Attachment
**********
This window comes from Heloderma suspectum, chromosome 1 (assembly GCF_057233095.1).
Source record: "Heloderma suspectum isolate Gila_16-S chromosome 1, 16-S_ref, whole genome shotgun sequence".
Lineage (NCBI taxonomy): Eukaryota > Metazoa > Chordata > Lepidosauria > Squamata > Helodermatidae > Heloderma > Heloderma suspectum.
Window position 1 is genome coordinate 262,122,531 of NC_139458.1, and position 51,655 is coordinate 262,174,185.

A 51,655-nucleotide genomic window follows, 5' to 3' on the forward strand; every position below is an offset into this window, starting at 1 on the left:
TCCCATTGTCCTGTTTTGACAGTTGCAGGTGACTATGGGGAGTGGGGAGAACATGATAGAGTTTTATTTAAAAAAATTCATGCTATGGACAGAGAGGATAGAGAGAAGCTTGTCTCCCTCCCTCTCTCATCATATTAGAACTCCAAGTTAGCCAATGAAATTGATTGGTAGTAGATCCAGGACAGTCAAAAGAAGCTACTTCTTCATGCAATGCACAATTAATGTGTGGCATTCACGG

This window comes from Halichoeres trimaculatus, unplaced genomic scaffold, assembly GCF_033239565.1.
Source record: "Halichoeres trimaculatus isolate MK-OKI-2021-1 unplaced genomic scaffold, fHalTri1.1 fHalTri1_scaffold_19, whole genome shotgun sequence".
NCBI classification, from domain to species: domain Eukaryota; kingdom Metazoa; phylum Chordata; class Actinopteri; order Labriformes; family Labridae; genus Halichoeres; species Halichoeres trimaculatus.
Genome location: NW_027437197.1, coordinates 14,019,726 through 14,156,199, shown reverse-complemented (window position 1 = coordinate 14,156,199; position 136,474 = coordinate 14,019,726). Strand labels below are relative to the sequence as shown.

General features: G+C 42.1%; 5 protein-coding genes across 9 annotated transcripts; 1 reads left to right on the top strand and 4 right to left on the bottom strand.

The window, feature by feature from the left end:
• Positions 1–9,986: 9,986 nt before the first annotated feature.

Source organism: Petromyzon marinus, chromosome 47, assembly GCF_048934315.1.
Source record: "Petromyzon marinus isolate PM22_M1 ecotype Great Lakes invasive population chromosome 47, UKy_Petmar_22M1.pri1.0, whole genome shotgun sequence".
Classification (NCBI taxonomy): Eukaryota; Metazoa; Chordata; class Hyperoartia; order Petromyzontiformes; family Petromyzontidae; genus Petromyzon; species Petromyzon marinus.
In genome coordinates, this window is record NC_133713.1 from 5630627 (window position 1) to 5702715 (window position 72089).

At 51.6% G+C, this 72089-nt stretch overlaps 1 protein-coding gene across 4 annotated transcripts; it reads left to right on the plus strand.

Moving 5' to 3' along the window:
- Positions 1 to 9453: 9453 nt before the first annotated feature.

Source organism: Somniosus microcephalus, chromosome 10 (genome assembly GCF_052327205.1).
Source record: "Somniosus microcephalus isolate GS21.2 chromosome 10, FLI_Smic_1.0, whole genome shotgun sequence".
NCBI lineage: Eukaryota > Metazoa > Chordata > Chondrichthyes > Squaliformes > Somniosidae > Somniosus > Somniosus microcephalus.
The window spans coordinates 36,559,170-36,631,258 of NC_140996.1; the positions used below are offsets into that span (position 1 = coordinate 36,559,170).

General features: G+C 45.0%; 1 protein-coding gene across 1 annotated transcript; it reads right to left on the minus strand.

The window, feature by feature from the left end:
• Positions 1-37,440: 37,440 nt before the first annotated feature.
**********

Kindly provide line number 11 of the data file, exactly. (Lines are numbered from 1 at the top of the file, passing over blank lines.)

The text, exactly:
General features: G+C 42.1%; 5 protein-coding genes across 9 annotated transcripts; 1 reads left to right on the top strand and 4 right to left on the bottom strand.